It did thicken after another hour in the oven but I feel it might be too thin for frying. Any thoughts at all? At least it doesn’t feel like a painful waste of funds as it’s so cheap, but wasteful nonetheless!

    • Alexandra StaffordReply

      Oh Bummer! So sorry to hear this. A few thoughts: You could simmer it very slowly over low heat until it thickens — this may take an hour or more or less. Polenta does thicken as it cools, so you may find it’s already a little bit thicker. My only other thought would be to add more polenta… after you simmer it for a bit, if it doesn’t seem like it is going to thicken up, whisk in more polenta and let it cook stovetop until it thickens. If you want to email me a photo or DM me a video on Instagram, I can try to brainstorm further 🙂

  2. Cristy M.Reply

    I LOVE polenta but rarely make it at home. When I originally saw this recipe I thought “I can do that!”
    I made this tonight with a slow cooker pot roast – YUM YUM YUM.
    Hubby said the polenta was restaurant quality. I added about a cup of freshly grated Parmesan once it was done.

    • Alexandra StaffordReply

      Yay! So nice to read this, Cristy! Thanks so much for writing and sharing. Parmesan + Polenta = Heaven 🙂 🙂 🙂

  3. KarenReply

    Oh my word!! That cabbage and poached egg over polenta looks like a great big hug!! Yum!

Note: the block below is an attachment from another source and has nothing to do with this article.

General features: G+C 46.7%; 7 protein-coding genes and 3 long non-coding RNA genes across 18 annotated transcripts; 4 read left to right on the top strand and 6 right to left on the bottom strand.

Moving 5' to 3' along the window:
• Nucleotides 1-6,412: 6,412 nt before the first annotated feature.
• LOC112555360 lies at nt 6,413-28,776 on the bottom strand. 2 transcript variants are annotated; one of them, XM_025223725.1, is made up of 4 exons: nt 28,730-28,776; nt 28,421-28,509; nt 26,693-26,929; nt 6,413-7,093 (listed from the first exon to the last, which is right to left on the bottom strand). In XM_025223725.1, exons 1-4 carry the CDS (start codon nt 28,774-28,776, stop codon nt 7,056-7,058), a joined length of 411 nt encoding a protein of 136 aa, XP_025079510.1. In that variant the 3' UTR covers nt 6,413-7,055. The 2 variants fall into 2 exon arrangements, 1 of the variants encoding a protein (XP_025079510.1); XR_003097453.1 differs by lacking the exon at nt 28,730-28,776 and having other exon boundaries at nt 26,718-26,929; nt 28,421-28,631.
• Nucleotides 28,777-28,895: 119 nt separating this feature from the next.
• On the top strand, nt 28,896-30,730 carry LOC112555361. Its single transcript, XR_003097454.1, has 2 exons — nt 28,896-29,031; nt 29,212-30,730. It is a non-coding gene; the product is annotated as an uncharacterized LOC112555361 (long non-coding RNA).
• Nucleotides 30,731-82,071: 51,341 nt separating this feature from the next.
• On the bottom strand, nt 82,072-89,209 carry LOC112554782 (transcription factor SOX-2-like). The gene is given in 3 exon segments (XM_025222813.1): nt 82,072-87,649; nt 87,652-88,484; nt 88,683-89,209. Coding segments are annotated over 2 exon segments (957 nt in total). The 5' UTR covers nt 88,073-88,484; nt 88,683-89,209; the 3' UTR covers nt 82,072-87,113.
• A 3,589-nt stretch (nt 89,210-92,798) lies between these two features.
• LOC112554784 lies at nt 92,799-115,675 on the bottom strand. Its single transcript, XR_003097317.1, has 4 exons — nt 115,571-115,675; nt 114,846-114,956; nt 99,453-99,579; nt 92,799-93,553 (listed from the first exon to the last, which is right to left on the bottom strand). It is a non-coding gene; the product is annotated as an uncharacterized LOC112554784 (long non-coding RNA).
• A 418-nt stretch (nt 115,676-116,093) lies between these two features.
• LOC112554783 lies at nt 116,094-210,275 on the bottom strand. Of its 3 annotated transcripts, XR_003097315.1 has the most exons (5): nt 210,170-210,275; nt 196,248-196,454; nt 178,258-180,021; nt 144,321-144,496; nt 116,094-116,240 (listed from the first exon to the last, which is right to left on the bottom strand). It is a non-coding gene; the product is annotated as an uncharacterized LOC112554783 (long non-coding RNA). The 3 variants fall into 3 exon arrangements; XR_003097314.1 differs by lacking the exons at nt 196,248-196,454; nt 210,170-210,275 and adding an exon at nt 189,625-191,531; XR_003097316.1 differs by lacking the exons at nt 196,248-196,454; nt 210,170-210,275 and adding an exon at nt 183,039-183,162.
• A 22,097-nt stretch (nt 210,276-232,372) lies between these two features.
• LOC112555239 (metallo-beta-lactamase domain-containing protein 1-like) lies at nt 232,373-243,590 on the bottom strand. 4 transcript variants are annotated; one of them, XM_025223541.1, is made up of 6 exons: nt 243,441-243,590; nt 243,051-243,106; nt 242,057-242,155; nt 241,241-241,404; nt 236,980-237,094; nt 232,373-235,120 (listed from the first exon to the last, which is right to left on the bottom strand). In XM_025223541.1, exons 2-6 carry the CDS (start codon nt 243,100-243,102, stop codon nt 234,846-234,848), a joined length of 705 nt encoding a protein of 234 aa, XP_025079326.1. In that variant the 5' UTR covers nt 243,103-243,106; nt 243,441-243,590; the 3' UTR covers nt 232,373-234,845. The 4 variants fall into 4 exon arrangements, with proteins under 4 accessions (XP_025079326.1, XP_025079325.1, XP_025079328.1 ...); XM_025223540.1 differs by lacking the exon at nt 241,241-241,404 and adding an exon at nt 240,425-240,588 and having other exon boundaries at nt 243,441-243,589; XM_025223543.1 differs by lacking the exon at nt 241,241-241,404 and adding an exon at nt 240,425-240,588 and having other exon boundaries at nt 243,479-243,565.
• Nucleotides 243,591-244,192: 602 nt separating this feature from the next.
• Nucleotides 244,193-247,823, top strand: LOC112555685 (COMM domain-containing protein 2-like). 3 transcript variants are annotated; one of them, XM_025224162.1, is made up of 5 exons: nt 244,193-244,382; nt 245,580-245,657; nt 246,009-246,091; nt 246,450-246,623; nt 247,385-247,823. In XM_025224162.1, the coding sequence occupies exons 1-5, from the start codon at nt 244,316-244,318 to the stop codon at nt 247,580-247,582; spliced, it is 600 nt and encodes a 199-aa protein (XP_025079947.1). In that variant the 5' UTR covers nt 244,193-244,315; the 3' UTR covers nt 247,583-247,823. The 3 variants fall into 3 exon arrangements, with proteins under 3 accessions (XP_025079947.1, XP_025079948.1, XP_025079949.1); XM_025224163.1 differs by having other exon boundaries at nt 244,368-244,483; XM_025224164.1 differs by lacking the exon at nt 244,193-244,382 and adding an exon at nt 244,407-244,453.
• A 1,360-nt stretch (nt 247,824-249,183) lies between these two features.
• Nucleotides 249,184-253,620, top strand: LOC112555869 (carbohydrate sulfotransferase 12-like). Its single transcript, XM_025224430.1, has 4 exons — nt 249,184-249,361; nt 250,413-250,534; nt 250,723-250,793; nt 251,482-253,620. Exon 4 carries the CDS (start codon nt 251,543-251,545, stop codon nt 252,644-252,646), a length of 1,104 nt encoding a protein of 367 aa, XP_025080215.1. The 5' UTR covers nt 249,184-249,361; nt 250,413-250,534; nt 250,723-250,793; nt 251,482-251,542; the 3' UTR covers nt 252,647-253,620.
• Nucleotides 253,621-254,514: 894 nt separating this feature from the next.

• Alexandra StaffordReply

      It truly is, Karen! I could eat like that every night 🙂 🙂 🙂

  4. Caroline DonnellyReply

    I mill my whole dent corn from Barton Springs Mill in Texas. I use my Mock Mill and can grind at whatever coarseness I need. For polenta I grind slightly coarse I then use my hands off version of polenta . I use my double boiler. No need to stir frequently or heat up the oven. It cooks beautifully and only requires a couple quick stirs. It then stays hot over the water while I finish whatever we are having beneath it. We like sautéed mushrooms with preserved lemons. Yum. Hope this offers others an alternative method.

    • Alexandra StaffordReply

      That all sounds wonderful, Caroline! Thanks so much for writing and sharing all of your notes. I have been seriously considering getting a mock mill. One day!

  5. Kristen FinnemoreReply

    IN.THE.OVEN?!?! Mind blown…. of course! makes total sense. Thank you!!!!!!

    • Alexandra StaffordReply

      Yay 🙂 🙂 🙂

  6. LyndaReply

    Can I double the recipe by using bigger casserole. Will timing be different?

    • Alexandra StaffordReply

      Yes! Timing should be roughly the same.

  7. Kathryn FiscelliReply

    Does the grind of the polenta matter? Will this method work with fine or medium ground polenta?

    • Alexandra StaffordReply

      Yes, either is fine!

  8. Kathryn J RegnerReply

    Ali, will this also work with grits (I’ve heard elsewhere that they are basically the same).

    • Alexandra StaffordReply

      Yes, it should!

  9. judeReply

    another brilliant recipe, ali. what a great hack to be able to pop this into the oven and let it do its magic. ate mine covered in caramelized napa cabbage. truly yum!

    • Alexandra StaffordReply

      Yum! That sounds like a perfect meal for this time of year, Jude. Thanks for writing!